Statistics How To

Phi Coefficient (Mean Square Contingency Coefficient)

Correlation Coefficients > Phi Coefficient

What is the Phi Coefficient?

The Phi Coefficient is a measure of association between two binary variables (i.e. living/dead, black/white, success/failure). It is also called the Yule phi or Mean Square Contingency Coefficient and is used for contingency tables when:

correspondence analysis

A simple contingency table. Image: Michigan Dept. of Agriculture



For a 2×2 contingency table where a, b, c, and d represent the observation frequencies (the cell count). The formula for phi is:
phi coefficient

Example: Find phi for the following contingency table:
phi 2


Solution: Insert the counts into the formula and solve.
Φ = ad – bc / √((a + b)(c + d)(a + c)(b + d))
Φ = 14*13 – 10*6 / √((14 + 10)(6 + 13)(14 + 6)(10 + 13))
Φ = 182 – 60 / √((24)(19)(20)(23))
Φ = 122/ √((24)(19)(20)(23))
Φ = 122/ 458
Φ = 0.266.

Interpreting the Phi Coefficient

The phi coefficient is a symmetrical statistic, which means the independent variable and dependent variables are interchangeable.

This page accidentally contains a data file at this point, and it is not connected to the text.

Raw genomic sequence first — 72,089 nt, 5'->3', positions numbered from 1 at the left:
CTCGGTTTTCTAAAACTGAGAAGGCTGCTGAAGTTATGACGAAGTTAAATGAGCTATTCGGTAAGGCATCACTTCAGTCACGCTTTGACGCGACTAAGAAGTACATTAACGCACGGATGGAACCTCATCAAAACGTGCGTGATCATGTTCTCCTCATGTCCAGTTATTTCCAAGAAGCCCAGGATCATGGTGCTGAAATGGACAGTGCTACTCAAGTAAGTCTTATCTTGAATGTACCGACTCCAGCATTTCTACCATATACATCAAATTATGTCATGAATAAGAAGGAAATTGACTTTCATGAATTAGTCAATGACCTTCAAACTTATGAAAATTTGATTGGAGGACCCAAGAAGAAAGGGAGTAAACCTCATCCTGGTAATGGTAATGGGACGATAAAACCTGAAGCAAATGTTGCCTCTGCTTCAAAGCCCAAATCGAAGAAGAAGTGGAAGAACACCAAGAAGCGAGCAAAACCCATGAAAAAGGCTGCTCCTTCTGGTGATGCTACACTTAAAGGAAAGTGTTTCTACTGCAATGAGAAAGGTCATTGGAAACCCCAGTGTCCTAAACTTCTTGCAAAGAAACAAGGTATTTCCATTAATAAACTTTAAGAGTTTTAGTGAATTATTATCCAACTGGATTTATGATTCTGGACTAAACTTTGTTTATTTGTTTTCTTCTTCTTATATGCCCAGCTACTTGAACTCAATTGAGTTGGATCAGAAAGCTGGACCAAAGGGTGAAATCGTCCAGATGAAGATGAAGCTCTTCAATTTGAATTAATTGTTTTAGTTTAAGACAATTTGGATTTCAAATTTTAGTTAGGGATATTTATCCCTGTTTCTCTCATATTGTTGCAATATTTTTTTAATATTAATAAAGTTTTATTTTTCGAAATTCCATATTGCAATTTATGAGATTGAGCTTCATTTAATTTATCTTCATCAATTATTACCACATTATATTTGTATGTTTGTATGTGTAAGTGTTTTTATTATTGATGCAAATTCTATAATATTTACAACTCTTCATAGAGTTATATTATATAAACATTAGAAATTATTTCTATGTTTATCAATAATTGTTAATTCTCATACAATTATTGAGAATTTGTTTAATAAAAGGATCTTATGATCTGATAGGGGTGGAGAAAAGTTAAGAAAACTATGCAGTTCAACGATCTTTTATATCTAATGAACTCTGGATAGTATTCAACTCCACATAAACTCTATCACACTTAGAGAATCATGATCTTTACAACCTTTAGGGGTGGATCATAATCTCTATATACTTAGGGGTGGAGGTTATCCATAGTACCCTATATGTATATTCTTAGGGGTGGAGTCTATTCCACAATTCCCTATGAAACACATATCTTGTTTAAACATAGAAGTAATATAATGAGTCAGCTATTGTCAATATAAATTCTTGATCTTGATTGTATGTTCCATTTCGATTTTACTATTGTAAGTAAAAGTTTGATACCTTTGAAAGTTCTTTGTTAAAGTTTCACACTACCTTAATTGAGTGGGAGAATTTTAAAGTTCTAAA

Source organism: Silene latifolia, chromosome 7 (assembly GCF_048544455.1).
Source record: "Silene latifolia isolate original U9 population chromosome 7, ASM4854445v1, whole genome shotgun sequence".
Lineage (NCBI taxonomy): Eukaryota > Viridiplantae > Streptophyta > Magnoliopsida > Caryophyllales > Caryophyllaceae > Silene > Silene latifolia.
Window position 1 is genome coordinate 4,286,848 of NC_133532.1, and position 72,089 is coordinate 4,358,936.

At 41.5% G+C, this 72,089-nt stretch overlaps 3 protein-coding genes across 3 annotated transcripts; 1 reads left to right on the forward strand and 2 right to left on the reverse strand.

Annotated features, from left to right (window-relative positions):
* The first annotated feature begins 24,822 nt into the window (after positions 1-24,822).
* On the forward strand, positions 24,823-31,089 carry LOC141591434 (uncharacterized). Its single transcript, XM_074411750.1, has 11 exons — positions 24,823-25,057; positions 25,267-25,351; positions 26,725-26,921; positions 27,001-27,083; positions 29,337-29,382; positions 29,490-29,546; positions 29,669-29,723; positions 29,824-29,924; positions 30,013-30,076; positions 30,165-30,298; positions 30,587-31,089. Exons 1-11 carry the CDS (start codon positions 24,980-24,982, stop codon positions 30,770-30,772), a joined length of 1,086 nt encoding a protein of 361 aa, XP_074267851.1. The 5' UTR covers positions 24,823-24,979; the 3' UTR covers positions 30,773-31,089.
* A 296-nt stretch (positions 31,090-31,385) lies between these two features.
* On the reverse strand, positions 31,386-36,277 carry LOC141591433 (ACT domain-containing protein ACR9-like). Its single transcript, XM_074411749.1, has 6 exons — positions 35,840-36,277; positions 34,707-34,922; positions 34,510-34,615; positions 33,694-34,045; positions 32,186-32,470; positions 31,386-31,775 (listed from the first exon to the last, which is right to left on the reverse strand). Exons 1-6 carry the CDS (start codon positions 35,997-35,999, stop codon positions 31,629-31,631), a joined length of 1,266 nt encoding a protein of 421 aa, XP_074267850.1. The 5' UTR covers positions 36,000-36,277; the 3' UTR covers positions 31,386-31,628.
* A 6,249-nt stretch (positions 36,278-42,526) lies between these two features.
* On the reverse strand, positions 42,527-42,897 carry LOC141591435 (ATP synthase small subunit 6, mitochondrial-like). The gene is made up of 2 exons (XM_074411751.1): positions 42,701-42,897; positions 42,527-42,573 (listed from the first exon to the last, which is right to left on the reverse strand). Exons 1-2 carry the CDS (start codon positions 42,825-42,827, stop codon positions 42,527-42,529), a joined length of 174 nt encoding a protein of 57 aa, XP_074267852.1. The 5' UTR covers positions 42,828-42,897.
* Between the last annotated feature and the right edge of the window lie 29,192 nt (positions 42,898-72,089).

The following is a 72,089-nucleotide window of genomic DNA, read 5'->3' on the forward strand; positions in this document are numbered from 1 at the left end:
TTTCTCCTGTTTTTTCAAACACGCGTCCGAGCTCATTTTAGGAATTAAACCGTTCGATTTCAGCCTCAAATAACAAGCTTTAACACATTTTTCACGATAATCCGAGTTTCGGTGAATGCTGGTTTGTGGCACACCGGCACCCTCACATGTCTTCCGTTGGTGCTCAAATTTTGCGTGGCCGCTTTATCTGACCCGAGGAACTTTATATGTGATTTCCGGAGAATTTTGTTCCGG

The interpretation for the phi coefficient is similar to the Pearson Correlation Coefficient. The range is from -1 to 1, where:

  • 0 is no relationship.
  • 1 is a perfect positive relationship: most of your data falls along the diagonal cells.
  • -1 is a perfect negative relationship: most of your data is not on the diagonal.

The Political Science Department at Quinnipiac University posted this useful list of the meaning of Pearson’s Correlation coefficients. The same rule of thumb can be used for the Phi coefficient. Note that these are “crude estimates” for interpreting strengths of relationships.

r value =
+.70 or higher Very strong positive relationship
+.40 to +.69 Strong positive relationship
+.30 to +.39 Moderate positive relationship
+.20 to +.29 weak positive relationship
+.01 to +.19 No or negligible relationship
0 No relationship
-.01 to -.19 No or negligible relationship
-.20 to -.29 weak negative relationship
-.30 to -.39 Moderate negative relationship
-.40 to -.69 Strong negative relationship
-.70 or higher Very strong negative relationship

References:
Quinnipiac University. Maaning of Pearson’s. Retrieved Jun 20, 2016 from: http://faculty.quinnipiac.edu/libarts/polsci/Statistics.html
Yule, G. U. (1912). J. R. Statist. Soc., 75,
576–642. (On the methods of measuring the
association between two variables. The first
identification of the phi-coefficient.)

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Phi Coefficient (Mean Square Contingency Coefficient) was last modified: November 14th, 2017 by Stephanie Glen